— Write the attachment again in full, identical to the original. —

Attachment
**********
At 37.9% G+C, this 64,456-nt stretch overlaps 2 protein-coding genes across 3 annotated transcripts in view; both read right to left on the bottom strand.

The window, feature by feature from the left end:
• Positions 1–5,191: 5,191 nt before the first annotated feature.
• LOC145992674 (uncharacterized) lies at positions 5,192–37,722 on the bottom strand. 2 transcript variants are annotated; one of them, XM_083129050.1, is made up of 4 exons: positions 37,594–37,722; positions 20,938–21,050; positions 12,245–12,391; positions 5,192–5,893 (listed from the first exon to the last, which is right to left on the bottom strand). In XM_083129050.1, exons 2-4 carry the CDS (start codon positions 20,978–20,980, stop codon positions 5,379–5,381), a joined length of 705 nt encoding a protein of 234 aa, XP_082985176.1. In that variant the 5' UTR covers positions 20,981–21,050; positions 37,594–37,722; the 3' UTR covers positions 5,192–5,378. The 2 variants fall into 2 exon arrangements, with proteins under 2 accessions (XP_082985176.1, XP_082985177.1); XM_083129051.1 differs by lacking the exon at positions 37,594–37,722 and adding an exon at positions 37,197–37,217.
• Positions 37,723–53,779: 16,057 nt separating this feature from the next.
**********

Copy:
At 37.9% G+C, this 64,456-nt stretch overlaps 2 protein-coding genes across 3 annotated transcripts in view; both read right to left on the bottom strand.

The window, feature by feature from the left end:
• Positions 1–5,191: 5,191 nt before the first annotated feature.
• LOC145992674 (uncharacterized) lies at positions 5,192–37,722 on the bottom strand. 2 transcript variants are annotated; one of them, XM_083129050.1, is made up of 4 exons: positions 37,594–37,722; positions 20,938–21,050; positions 12,245–12,391; positions 5,192–5,893 (listed from the first exon to the last, which is right to left on the bottom strand). In XM_083129050.1, exons 2-4 carry the CDS (start codon positions 20,978–20,980, stop codon positions 5,379–5,381), a joined length of 705 nt encoding a protein of 234 aa, XP_082985176.1. In that variant the 5' UTR covers positions 20,981–21,050; positions 37,594–37,722; the 3' UTR covers positions 5,192–5,378. The 2 variants fall into 2 exon arrangements, with proteins under 2 accessions (XP_082985176.1, XP_082985177.1); XM_083129051.1 differs by lacking the exon at positions 37,594–37,722 and adding an exon at positions 37,197–37,217.
• Positions 37,723–53,779: 16,057 nt separating this feature from the next.